Sport & Auto
- About Future
- Digital Future
- Cookies Policy
- Terms & Conditions
- Investor Relations
- Contact Future
Jens Voigt's final pro bike – complete with 'shut up legs' mantra
What happens in Vegas… we share
Aero-vent balance, MIPS and bright shells all trending updwards
Patriotic paint, progressive features and prototype Zipp wheels
Cadel Evans (BMC)
Australian was over 30 minutes down on Contador
Cadel Evans (BMC) has withdrawn from Tirreno-Adriatico ahead of the final stage time trial at San Benedetto del Tronto. The Australian lay in 70th place overall after stage 6, over half an hour down on overall leader Alberto Contador (Tinkoff-Saxo).
Evans spoke briefly to Cyclingnews before quitting Tirreno-Adriatico, though without revealing what had caused him to perform so badly.
"It's obvious from the results that I'm not where I want to be," Evans said on Monday. "My performance at Tirreno is nowhere near where my intentions were but I have to continue working for my goals for the rest of the year.
Evans struggled in the mountains at Tirreno-Adriatico, losing 8:39 to Contador on the summit finish at Selvarotonda on Saturday and a further 16:41 the following day at Guardiagrele.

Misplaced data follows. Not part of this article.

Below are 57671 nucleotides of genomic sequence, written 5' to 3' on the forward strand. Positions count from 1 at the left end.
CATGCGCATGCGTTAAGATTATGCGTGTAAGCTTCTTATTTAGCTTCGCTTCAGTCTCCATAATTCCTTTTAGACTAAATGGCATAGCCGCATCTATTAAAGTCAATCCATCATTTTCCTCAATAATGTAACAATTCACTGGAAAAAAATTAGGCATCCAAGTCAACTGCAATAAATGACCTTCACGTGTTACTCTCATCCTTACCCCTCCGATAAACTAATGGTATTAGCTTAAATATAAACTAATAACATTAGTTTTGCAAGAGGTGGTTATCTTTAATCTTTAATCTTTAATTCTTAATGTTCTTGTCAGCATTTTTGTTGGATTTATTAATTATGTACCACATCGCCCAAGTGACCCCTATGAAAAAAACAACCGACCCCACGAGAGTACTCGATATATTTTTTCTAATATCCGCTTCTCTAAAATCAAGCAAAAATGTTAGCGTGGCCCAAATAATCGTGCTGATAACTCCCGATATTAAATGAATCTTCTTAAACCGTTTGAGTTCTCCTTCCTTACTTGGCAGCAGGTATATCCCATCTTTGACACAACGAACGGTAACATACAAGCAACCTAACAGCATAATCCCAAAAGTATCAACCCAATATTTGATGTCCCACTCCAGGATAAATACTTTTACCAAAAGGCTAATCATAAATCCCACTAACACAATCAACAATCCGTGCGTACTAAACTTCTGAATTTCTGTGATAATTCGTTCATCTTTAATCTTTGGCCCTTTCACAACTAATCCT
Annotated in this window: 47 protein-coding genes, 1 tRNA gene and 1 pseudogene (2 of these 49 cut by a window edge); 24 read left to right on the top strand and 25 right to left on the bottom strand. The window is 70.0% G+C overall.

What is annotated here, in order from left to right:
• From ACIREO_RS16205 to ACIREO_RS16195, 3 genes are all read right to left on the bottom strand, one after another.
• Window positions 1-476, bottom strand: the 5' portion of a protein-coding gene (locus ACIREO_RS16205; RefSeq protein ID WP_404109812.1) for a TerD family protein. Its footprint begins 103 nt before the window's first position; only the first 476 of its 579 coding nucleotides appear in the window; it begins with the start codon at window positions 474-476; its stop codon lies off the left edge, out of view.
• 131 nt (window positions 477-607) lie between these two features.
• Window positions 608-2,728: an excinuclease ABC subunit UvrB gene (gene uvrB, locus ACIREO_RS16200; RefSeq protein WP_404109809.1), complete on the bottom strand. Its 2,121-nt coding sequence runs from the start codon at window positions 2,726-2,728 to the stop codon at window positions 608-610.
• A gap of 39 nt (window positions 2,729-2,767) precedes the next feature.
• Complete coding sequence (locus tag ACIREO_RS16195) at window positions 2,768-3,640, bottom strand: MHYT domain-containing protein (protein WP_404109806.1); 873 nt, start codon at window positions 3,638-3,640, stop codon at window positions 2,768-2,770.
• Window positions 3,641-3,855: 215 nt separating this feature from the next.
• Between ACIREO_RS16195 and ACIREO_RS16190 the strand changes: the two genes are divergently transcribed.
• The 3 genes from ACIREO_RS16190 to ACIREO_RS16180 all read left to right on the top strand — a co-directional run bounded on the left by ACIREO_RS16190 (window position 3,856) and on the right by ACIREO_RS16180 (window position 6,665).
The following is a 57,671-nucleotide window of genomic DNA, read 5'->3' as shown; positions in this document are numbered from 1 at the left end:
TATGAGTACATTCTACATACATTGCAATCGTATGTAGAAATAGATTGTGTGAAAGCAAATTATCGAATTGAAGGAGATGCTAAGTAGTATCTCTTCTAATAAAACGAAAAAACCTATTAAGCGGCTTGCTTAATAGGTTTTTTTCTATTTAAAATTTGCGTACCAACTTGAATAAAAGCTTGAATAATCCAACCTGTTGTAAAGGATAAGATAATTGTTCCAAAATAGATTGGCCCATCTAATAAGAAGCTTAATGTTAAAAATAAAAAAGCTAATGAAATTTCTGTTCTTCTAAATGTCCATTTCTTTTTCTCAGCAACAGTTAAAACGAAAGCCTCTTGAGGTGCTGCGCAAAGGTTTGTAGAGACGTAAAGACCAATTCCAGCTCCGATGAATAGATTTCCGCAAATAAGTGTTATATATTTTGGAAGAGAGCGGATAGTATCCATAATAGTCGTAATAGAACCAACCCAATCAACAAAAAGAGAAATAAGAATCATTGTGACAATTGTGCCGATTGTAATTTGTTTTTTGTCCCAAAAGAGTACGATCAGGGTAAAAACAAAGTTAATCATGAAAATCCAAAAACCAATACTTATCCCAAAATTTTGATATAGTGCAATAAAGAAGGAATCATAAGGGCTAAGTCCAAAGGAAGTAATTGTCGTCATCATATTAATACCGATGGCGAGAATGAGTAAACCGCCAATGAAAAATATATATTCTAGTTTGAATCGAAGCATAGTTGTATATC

The Australian’s low-key showing was all the more surprising given that he had started his season with a stage win and a strong second place overall at the Tour Down Under in January. He followed that up with 5th place at the Tour du Haut-Var and a solid 7th at Strade Bianche last week, but he made no impression at Tirreno-Adriatico, a race he won in 2011.
"Obviously, my results are not anywhere near my expectations or intentions coming here," Evans said in an in-house interview released by BMC on Tuesday. "It is disappointing because we obviously worked a lot and I worked to continue the momentum that we started at the Tour Down Under. But obviously, the results tell a different story. So I will have to go home and reassess the situation and start again toward the next goals."
The centrepiece of Evans' 2014 season is the Giro d'Italia, where he finished 3rd overall last year in spite of similar travails at Tirreno-Adriatico. Asked if he saw that as something of an omen, Evans said: "I’d prefer to win Tirreno and win the following grand tour. Unfortunately things aren’t going well but that’s the way it goes. We have ups and downs. That’s life, isn’t it?"